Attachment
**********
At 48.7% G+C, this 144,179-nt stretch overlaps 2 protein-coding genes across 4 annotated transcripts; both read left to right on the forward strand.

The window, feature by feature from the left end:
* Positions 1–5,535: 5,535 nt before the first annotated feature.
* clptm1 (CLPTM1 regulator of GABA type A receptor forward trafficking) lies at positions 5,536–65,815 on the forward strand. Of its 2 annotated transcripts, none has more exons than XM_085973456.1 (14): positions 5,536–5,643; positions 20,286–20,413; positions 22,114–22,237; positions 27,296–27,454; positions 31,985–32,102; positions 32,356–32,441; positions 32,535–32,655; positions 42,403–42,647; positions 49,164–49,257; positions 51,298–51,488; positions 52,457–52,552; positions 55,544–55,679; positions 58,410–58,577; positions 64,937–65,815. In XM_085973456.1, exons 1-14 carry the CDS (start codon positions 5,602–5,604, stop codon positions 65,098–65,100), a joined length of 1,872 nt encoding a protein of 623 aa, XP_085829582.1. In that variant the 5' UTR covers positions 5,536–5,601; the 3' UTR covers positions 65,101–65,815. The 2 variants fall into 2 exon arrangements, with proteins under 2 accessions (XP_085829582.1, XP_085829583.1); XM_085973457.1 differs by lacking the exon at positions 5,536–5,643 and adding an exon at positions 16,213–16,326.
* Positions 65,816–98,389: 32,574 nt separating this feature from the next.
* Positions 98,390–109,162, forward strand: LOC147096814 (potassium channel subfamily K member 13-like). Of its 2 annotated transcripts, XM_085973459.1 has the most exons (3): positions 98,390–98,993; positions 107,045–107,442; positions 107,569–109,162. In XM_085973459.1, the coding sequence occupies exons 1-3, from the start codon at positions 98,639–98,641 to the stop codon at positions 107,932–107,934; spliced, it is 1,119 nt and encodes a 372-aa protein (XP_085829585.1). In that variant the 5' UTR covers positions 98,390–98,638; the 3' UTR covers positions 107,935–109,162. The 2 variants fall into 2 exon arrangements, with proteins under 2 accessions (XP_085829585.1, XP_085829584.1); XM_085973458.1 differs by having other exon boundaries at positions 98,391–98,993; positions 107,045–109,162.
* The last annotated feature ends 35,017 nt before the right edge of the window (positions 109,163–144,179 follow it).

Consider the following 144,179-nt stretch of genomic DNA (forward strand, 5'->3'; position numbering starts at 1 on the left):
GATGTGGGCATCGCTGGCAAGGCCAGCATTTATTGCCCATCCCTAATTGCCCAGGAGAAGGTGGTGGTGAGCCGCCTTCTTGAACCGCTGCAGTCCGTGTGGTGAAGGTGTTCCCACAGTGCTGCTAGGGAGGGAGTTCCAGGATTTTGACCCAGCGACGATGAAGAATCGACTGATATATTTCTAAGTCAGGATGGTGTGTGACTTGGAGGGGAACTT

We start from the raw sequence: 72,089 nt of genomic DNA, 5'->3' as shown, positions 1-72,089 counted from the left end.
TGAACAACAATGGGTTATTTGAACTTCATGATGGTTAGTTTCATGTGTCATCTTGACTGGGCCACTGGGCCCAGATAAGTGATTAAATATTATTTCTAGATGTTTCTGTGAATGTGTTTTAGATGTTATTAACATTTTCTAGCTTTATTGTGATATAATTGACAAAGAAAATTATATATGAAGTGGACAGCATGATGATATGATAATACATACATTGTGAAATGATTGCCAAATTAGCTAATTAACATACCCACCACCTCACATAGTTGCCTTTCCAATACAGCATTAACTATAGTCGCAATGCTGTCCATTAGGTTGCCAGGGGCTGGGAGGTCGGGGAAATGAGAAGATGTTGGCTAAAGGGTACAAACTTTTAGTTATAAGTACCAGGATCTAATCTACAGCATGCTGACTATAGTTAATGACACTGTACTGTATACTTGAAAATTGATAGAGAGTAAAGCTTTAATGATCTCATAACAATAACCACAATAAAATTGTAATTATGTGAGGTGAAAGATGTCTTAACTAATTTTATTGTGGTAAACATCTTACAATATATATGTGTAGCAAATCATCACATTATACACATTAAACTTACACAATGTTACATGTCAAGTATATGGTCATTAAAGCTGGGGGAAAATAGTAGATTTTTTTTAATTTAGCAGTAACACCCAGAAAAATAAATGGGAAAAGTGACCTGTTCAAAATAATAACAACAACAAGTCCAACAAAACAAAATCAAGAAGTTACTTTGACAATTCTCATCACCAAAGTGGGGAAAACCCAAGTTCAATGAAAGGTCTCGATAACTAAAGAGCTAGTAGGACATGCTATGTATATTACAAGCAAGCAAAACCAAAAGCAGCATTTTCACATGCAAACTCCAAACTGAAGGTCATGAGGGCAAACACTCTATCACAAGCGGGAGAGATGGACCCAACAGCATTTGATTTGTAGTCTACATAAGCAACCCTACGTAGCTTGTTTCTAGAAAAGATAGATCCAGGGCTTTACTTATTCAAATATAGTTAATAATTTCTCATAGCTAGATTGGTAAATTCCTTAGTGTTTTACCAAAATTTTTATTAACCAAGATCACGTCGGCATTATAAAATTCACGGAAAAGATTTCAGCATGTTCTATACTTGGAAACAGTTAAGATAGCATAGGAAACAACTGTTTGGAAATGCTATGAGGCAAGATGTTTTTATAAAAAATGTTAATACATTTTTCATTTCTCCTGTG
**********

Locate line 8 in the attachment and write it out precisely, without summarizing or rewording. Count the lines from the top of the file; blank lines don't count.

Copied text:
Consider the following 144,179-nt stretch of genomic DNA (forward strand, 5'->3'; position numbering starts at 1 on the left):